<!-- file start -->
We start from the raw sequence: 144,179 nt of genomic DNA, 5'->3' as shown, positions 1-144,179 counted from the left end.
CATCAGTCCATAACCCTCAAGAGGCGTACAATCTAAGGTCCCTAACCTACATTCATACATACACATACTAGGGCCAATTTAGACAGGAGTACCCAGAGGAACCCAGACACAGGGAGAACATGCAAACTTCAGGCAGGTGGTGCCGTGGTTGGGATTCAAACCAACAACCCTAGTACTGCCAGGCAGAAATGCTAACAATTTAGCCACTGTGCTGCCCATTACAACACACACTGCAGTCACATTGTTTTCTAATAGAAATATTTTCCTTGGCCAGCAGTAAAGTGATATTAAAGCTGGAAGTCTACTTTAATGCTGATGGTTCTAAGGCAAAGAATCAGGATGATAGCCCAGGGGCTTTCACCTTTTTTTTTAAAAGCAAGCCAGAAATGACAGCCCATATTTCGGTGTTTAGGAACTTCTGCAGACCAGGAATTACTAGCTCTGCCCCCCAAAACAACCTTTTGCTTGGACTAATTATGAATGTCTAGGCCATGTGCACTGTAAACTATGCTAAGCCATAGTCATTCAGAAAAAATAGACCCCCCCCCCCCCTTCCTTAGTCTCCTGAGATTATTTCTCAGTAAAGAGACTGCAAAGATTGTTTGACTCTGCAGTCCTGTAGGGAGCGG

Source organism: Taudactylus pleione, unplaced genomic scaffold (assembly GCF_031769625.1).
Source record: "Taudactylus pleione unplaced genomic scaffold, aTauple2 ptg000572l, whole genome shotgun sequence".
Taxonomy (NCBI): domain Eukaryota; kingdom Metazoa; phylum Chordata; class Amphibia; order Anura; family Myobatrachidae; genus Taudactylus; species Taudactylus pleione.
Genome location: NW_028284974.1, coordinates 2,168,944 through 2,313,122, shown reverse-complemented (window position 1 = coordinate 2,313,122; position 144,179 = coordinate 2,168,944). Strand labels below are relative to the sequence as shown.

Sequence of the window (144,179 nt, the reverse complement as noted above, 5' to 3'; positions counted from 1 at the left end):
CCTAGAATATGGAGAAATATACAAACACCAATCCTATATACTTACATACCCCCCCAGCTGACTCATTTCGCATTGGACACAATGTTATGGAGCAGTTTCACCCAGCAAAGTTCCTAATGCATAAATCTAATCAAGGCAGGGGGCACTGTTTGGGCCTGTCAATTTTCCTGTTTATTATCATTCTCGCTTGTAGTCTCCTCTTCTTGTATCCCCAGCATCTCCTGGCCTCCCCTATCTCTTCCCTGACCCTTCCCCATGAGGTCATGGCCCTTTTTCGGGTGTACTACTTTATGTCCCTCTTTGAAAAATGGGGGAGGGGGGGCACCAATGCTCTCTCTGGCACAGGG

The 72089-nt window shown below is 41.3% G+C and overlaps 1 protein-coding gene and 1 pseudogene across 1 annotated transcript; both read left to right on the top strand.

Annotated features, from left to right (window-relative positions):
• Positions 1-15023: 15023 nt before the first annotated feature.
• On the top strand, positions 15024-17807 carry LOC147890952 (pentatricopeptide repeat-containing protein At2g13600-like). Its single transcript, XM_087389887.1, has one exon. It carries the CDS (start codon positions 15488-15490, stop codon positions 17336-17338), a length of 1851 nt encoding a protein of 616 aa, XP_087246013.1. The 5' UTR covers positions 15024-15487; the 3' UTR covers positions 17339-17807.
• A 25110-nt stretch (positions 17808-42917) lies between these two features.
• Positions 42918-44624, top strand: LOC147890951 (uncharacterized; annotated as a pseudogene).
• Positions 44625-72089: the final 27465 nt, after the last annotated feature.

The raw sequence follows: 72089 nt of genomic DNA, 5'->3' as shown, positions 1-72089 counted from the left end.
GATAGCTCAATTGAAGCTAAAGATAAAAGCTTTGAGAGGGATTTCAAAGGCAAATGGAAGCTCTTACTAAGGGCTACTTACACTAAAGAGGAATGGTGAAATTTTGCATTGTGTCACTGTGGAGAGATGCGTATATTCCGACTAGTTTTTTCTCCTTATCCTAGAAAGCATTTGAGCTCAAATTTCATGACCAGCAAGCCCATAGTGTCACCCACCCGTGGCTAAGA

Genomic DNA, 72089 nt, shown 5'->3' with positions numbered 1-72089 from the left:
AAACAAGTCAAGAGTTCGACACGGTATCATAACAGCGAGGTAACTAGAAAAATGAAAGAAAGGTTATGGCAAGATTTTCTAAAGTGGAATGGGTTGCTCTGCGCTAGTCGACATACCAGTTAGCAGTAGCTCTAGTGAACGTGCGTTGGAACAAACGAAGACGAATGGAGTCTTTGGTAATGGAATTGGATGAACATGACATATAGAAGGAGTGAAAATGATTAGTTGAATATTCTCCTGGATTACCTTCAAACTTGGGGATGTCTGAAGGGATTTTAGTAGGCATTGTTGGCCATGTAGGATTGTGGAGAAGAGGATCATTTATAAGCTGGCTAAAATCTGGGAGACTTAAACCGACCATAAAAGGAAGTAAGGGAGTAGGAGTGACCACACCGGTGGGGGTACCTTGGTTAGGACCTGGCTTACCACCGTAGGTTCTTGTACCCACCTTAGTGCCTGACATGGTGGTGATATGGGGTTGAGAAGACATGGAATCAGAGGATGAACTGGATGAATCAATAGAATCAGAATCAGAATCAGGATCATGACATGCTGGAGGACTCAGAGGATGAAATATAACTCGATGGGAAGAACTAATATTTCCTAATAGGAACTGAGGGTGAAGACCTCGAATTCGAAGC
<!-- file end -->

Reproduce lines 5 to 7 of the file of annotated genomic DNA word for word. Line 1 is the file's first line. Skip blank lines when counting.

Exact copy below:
Taxonomy (NCBI): domain Eukaryota; kingdom Metazoa; phylum Chordata; class Amphibia; order Anura; family Myobatrachidae; genus Taudactylus; species Taudactylus pleione.
Genome location: NW_028284974.1, coordinates 2,168,944 through 2,313,122, shown reverse-complemented (window position 1 = coordinate 2,313,122; position 144,179 = coordinate 2,168,944). Strand labels below are relative to the sequence as shown.

Sequence of the window (144,179 nt, the reverse complement as noted above, 5' to 3'; positions counted from 1 at the left end):